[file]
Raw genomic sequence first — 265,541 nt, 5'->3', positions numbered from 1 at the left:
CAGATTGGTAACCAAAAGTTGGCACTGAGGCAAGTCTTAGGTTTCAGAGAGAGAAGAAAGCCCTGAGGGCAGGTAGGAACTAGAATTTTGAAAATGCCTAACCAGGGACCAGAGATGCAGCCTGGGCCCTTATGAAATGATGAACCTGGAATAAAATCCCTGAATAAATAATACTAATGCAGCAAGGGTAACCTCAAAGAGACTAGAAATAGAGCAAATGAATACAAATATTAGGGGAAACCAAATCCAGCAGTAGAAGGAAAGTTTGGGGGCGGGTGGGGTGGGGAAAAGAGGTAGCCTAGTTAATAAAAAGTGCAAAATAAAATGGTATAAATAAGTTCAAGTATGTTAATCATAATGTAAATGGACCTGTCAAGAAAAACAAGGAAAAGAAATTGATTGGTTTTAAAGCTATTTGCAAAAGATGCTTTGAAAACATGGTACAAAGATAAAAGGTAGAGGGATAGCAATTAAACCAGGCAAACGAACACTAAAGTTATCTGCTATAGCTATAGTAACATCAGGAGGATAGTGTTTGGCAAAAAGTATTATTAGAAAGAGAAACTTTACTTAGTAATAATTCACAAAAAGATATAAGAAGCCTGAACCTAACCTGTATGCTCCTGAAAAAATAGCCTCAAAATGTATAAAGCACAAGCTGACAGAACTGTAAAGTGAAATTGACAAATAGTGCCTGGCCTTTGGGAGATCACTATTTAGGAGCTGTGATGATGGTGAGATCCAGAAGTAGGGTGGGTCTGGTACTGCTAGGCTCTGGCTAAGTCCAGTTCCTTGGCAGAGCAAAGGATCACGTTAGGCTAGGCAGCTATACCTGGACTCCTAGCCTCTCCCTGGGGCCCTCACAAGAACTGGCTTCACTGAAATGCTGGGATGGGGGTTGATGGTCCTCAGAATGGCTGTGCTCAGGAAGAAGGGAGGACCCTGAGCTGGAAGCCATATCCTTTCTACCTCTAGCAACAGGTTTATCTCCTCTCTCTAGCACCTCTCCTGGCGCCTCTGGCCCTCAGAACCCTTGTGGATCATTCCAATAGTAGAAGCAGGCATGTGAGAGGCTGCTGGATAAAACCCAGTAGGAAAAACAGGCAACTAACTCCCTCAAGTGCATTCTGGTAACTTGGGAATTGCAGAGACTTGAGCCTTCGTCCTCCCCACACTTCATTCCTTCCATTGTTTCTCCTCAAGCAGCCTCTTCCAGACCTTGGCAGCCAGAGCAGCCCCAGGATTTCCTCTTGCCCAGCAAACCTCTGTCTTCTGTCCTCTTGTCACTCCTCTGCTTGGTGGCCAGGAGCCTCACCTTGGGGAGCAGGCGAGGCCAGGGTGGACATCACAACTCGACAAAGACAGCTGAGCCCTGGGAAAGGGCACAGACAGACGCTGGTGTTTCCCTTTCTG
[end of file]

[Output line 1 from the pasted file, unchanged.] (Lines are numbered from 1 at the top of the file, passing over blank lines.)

Raw genomic sequence first — 265,541 nt, 5'->3', positions numbered from 1 at the left: